" ... The CIA had a secret weapon at the Bay of Pigs, the ability to plant propaganda directly on international news wire services, according to a newly declassified CIA document. The document, a 'propaganda plan' issued shortly before the invasion in April 1961, said the agency’s headquarters had 'the capability of placing items directly on the wire service tickers' as part of its 'regular propaganda apparatus.' ... "
CIA's edge on Cuba: Use of news services
Bay of Pigs ploy unveiled
BY TIM WEINER
New York Times Service | March 24, 2001
HAVANA -- The CIA had a secret weapon at the Bay of Pigs, the ability to plant propaganda directly on international news wire services, according to a newly declassified CIA document. The document, a "propaganda plan'' issued shortly before the invasion in April 1961, said the agency's headquarters had "the capability of placing items directly on the wire service tickers'' as part of its "regular propaganda apparatus.''
It has been known since the 1970s that in the Cold War the CIA had a handful of "assets,'' or agents, in place at some news organizations like The Associated Press and United Press International, particularly in foreign bureaus. The newly declassified document says flatly that the intelligence agency could essentially dictate articles and have them sent around the world.
The document, which was made public at an international conference on the 40th anniversary of the Bay of Pigs here, said the "propaganda apparatus'' was not limited to the power to plant articles "throughout the hemisphere through CIA assets,'' and "through Miami exile contacts with Florida papers.''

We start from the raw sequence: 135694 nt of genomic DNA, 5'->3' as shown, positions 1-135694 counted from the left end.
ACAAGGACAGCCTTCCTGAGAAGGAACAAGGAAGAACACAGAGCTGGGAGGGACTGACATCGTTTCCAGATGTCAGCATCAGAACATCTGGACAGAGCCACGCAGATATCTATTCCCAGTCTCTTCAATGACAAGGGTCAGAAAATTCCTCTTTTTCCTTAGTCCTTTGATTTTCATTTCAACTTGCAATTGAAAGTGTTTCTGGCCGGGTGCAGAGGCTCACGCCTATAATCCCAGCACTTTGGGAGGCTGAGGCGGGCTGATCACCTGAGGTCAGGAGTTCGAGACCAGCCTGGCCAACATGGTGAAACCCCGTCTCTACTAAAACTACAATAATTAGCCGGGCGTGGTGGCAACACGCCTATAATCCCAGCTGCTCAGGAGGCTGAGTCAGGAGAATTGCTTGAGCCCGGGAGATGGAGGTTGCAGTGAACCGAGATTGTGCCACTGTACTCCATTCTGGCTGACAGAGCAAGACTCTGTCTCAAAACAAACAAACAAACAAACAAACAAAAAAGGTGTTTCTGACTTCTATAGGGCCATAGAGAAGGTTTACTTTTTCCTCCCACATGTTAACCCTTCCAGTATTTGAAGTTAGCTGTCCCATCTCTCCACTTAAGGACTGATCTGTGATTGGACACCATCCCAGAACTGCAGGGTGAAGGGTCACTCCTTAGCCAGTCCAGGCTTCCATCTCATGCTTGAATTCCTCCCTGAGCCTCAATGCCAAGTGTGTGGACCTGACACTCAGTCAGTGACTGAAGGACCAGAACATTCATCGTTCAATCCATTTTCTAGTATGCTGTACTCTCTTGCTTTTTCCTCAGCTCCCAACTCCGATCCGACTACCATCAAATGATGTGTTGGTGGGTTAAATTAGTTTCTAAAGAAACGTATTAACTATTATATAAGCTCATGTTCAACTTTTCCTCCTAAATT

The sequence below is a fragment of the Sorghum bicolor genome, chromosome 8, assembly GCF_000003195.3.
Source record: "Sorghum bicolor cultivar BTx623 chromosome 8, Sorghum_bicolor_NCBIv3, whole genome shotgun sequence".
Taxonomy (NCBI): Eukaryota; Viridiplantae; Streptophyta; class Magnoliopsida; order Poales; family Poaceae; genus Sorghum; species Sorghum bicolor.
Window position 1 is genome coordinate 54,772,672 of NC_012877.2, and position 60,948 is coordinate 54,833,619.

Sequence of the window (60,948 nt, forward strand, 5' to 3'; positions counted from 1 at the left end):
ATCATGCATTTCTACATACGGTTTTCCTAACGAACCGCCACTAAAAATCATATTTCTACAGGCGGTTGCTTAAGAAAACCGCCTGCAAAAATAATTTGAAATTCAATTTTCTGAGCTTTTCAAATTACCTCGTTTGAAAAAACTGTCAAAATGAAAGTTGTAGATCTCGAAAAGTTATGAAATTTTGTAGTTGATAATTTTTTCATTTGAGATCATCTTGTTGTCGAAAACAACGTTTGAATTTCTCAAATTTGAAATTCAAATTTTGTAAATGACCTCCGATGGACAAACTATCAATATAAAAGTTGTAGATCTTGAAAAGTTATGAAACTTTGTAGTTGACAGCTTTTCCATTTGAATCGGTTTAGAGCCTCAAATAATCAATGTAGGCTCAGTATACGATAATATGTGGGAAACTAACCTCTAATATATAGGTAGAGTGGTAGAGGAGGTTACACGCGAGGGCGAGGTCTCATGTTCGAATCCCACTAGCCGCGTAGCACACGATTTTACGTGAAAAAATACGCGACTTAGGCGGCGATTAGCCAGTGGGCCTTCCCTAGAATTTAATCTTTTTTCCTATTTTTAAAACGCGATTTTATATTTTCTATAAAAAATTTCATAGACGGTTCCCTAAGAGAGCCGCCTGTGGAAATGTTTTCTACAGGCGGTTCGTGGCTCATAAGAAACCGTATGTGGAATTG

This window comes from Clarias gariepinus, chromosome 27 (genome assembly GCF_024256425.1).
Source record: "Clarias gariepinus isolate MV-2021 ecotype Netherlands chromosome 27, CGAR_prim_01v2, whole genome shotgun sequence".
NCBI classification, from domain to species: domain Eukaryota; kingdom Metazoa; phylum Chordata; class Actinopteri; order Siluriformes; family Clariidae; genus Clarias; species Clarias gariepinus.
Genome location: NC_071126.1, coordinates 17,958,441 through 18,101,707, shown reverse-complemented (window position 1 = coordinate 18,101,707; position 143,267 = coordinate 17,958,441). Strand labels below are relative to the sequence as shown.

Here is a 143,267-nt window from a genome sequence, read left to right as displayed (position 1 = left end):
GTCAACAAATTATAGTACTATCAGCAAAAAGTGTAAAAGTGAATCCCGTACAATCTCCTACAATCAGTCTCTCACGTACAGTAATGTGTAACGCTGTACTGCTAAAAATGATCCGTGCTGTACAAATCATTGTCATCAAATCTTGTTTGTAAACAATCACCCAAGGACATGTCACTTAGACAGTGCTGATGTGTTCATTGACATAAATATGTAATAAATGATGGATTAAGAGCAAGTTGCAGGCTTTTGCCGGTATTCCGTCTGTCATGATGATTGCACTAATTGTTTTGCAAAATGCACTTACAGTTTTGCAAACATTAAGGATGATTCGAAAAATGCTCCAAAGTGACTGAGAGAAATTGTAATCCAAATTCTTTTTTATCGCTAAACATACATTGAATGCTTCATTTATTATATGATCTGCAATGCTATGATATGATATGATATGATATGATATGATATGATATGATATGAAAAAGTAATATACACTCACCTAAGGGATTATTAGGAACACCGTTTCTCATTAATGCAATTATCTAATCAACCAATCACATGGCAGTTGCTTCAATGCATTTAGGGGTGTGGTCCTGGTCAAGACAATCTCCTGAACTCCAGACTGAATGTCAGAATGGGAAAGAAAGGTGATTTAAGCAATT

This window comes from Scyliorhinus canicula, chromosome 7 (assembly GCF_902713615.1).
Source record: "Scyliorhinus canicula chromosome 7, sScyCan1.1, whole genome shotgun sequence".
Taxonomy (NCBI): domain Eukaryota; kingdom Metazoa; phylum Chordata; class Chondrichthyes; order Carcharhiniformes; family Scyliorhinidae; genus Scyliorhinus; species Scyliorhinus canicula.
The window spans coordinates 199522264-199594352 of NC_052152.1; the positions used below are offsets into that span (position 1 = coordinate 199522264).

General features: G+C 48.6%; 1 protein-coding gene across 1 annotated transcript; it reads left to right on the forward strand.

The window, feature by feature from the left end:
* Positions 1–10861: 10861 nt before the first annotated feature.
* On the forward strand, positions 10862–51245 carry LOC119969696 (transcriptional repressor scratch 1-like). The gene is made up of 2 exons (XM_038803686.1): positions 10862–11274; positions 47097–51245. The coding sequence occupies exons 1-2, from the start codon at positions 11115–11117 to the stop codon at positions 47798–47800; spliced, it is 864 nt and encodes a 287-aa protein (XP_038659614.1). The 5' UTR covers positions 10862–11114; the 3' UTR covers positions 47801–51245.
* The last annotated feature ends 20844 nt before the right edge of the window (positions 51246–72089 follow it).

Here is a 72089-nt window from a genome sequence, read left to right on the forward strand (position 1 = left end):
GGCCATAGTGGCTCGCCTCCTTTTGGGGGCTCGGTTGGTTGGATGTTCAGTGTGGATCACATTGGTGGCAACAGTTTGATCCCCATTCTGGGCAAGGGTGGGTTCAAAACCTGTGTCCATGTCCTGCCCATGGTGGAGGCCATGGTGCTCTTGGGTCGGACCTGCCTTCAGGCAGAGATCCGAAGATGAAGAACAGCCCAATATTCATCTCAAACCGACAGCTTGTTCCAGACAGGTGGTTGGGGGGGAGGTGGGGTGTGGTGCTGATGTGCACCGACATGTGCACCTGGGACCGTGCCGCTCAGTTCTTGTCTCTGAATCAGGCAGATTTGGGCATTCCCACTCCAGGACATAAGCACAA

It also said the agency could "place specific messages and propaganda lines'' on the wire services during and after the invasion.
"This will be enormously important in influencing the actions of Cuban government leaders and stimulating sympathetic support of the patriotic rebellion from other countries,'' the document said. "One report on United Press International, for example, will be repeated on nearly every radio station and most of the newspapers in the Caribbean area,'' it added.
Soon after the disclosures, from 1977, UPI said it was satisfied that none of its current employees were involved in any way with the CIA but that it was unable to say what might have occurred in the past. An AP executive said then that internal investigations had found that none of its staffers had been involved with the CIA.
The intelligence agency said after the disclosures that it would not manipulate the American news media, except in the most dire national emergencies, and it reaffirmed that policy several times in the 1990s.
The document was declassified under the Freedom of Information Act after repeated efforts by Jon Elliston, a journalist and the author of Psywar on Cuba: The Declassified History of U.S. Anti-Castro Propaganda, published by the Ocean Press in 1999. Elliston made it available at the meeting Friday, where thousands of documents from the military, intelligence and foreign policy files of the United States, Cuba and other nations were being analyzed and discussed by people at the conference, including President Fidel Castro, ex-CIA officers and Bay of Pigs veterans.
Many CIA radio and print propaganda operations against Cuba petered out in the 1960s, according to Elliston's book, which is largely based on declassified documents. At least one operation was revived by the Reagan administration in 1985, Radio Caiman, a clandestine station aimed at young Cubans. In late 1994, the Clinton administration turned off Radio Caiman and several other CIA operations aimed at Cuba, administration officials said at that time.